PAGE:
Warren Beatty retained rights to "Dick Tracy" by satisfying requirements of reversion clause

Warren Beatty still owns the rights to the "Dick Tracy" character, a federal District Court has held. Beatty bought those rights years ago from Tribune Media and used them to produce and star in the movie "Dick Tracy." The Beatty-Tribune agreement provided that the rights would revert to Tribune, unless the actor (who is Annette Bening's husband) began principal photography on another movie or TV program using the character, within a specified period of time. According to the court, Beatty satisfied that requirement, and thus the rights did not revert to Tribune. The court's dedecision is noted (and linked to) by Jonathan Zavin in Loeb & Loeb's IP/Entertainment Law Weekly; and its significance to others is commented on by Bob Tarantino in Heenan Blaikie's Entertainment & Media Law Signal.

UK art law

The latest issue of Private Client Issues is a special edition devoted to the arts. Published by the British firm Blake Lapthorn, the periodical features these articles:
  • Charitable Giving by Authors and Scholars, by Alison Talbot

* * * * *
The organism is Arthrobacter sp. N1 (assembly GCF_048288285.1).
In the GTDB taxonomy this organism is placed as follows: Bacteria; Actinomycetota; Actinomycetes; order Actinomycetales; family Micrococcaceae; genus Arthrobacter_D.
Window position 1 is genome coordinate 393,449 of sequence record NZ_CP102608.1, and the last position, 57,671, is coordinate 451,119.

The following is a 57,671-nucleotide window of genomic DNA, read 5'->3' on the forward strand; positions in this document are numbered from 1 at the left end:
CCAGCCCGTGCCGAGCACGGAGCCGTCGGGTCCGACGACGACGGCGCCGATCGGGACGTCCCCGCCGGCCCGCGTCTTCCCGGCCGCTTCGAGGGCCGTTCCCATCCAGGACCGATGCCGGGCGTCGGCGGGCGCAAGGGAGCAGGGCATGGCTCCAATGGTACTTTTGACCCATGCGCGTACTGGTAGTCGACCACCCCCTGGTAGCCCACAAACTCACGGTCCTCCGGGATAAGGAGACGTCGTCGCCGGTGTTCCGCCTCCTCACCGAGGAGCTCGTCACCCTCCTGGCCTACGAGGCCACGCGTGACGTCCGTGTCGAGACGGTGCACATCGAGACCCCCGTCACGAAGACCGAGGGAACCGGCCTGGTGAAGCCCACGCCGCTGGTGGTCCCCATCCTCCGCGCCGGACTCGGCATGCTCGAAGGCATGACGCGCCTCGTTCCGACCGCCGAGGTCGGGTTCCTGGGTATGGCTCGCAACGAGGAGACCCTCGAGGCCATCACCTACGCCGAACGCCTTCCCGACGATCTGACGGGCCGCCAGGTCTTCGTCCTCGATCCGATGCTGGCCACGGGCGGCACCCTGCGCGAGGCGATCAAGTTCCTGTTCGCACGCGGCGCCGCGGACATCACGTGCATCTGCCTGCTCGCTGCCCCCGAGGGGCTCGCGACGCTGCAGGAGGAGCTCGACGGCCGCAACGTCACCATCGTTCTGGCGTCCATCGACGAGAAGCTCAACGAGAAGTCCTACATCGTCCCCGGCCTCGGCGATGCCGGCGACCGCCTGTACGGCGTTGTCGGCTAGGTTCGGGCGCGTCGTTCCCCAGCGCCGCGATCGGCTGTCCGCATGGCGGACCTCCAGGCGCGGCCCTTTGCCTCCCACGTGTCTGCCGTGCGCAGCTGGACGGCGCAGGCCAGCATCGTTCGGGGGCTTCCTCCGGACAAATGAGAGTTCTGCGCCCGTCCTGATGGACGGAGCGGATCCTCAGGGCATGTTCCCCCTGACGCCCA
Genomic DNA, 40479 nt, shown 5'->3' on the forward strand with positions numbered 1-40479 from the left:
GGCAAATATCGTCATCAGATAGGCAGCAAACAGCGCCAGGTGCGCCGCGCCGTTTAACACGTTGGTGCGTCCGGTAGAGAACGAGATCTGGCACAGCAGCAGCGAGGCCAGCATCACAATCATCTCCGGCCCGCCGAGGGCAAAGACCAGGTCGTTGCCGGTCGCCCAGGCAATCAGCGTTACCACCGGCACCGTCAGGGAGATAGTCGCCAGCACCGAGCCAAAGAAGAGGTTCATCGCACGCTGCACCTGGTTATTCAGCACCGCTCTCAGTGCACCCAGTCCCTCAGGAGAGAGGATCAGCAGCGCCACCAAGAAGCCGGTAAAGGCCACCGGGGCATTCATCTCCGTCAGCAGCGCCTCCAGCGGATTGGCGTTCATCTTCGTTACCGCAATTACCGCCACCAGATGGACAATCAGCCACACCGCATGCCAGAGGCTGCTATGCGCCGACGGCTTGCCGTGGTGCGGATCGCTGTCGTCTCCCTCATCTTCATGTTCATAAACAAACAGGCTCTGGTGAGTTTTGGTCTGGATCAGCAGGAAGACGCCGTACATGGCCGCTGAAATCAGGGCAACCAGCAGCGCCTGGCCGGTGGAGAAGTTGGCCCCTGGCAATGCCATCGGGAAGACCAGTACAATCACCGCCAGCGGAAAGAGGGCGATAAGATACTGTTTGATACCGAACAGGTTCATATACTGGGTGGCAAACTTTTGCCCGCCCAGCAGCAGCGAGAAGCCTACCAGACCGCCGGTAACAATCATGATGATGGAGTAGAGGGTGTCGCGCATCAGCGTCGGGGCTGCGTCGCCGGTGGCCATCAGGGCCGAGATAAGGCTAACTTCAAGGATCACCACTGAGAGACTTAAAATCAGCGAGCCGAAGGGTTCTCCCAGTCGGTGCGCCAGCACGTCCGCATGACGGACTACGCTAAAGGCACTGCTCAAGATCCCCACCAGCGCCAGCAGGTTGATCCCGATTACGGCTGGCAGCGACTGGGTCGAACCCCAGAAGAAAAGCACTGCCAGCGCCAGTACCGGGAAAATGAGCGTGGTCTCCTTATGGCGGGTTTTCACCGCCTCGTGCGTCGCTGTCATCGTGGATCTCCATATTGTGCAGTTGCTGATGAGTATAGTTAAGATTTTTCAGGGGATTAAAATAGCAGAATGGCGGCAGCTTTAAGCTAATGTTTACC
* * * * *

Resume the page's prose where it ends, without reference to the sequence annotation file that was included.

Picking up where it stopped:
• Taxation of Works of Art and Chattels, by Alison Craggs
  • Buying and Selling Works of Art - What are the Pitfalls?, by Lara Robson
  • Would Mrs Bennett Approve?, by Christine Plews
  • The Life of an Artist (Whether Writer, Sculptor or Actor) is surely a Romantic One . . . Isn't It?, by Caroline van Zyl
  • Art and Business, by Christine Plews


Entertainment lawyers have featured roles in new movie

Rick Kurnit - name-partner in New York City's Frankfurt Kurnit Klein & Selz - is featured in the new movie "POM Wonderful Presents: The Greatest Movie Ever Sold." The movie is the latest from "Super Size Me" filmmaker Morgan Spurlock. New York City lawyer Paul Brennan - Spurlock's own lawyer - also makes an on-screen appearance in his client's humorous documentary about product placement, marketing and advertising.

Sports law

The latest issue of Proskauer Rose's sports law newsletter Three Point Shot  features these articles:
  • Still Teaching the World to Sing, CocaCola Scores in Dispute over Spanish Language Version of World Cup Anthem
  • Show Me the Money – Just Make Sure I Know the Risk